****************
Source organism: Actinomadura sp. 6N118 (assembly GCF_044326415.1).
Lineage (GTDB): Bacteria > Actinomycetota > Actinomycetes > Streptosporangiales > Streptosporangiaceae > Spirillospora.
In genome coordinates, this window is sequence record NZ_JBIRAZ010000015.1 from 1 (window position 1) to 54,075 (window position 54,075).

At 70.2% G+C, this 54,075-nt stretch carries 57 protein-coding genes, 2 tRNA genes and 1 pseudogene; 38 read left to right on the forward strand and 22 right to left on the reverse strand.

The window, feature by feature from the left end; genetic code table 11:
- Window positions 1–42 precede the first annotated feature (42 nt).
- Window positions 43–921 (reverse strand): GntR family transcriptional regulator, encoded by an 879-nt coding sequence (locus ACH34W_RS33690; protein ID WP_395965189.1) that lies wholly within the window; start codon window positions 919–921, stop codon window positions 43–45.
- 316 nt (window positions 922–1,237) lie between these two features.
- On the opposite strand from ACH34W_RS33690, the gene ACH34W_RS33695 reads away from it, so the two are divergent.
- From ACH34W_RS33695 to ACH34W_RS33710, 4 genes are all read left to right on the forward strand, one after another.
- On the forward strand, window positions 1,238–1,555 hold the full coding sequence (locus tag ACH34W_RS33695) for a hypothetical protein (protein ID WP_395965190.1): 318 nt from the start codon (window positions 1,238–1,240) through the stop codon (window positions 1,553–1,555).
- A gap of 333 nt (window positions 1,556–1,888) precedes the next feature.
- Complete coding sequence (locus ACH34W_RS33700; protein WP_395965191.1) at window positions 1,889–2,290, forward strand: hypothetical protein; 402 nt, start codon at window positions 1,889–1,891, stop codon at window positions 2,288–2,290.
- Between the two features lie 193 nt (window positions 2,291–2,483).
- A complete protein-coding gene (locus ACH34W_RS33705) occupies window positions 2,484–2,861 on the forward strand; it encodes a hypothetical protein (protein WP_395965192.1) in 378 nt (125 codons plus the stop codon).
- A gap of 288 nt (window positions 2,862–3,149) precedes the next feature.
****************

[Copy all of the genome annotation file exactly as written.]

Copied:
Source organism: Actinomadura sp. 6N118 (assembly GCF_044326415.1).
Lineage (GTDB): Bacteria > Actinomycetota > Actinomycetes > Streptosporangiales > Streptosporangiaceae > Spirillospora.
In genome coordinates, this window is sequence record NZ_JBIRAZ010000015.1 from 1 (window position 1) to 54,075 (window position 54,075).

At 70.2% G+C, this 54,075-nt stretch carries 57 protein-coding genes, 2 tRNA genes and 1 pseudogene; 38 read left to right on the forward strand and 22 right to left on the reverse strand.

The window, feature by feature from the left end; genetic code table 11:
- Window positions 1–42 precede the first annotated feature (42 nt).
- Window positions 43–921 (reverse strand): GntR family transcriptional regulator, encoded by an 879-nt coding sequence (locus ACH34W_RS33690; protein ID WP_395965189.1) that lies wholly within the window; start codon window positions 919–921, stop codon window positions 43–45.
- 316 nt (window positions 922–1,237) lie between these two features.
- On the opposite strand from ACH34W_RS33690, the gene ACH34W_RS33695 reads away from it, so the two are divergent.
- From ACH34W_RS33695 to ACH34W_RS33710, 4 genes are all read left to right on the forward strand, one after another.
- On the forward strand, window positions 1,238–1,555 hold the full coding sequence (locus tag ACH34W_RS33695) for a hypothetical protein (protein ID WP_395965190.1): 318 nt from the start codon (window positions 1,238–1,240) through the stop codon (window positions 1,553–1,555).
- A gap of 333 nt (window positions 1,556–1,888) precedes the next feature.
- Complete coding sequence (locus ACH34W_RS33700; protein WP_395965191.1) at window positions 1,889–2,290, forward strand: hypothetical protein; 402 nt, start codon at window positions 1,889–1,891, stop codon at window positions 2,288–2,290.
- Between the two features lie 193 nt (window positions 2,291–2,483).
- A complete protein-coding gene (locus ACH34W_RS33705) occupies window positions 2,484–2,861 on the forward strand; it encodes a hypothetical protein (protein WP_395965192.1) in 378 nt (125 codons plus the stop codon).
- A gap of 288 nt (window positions 2,862–3,149) precedes the next feature.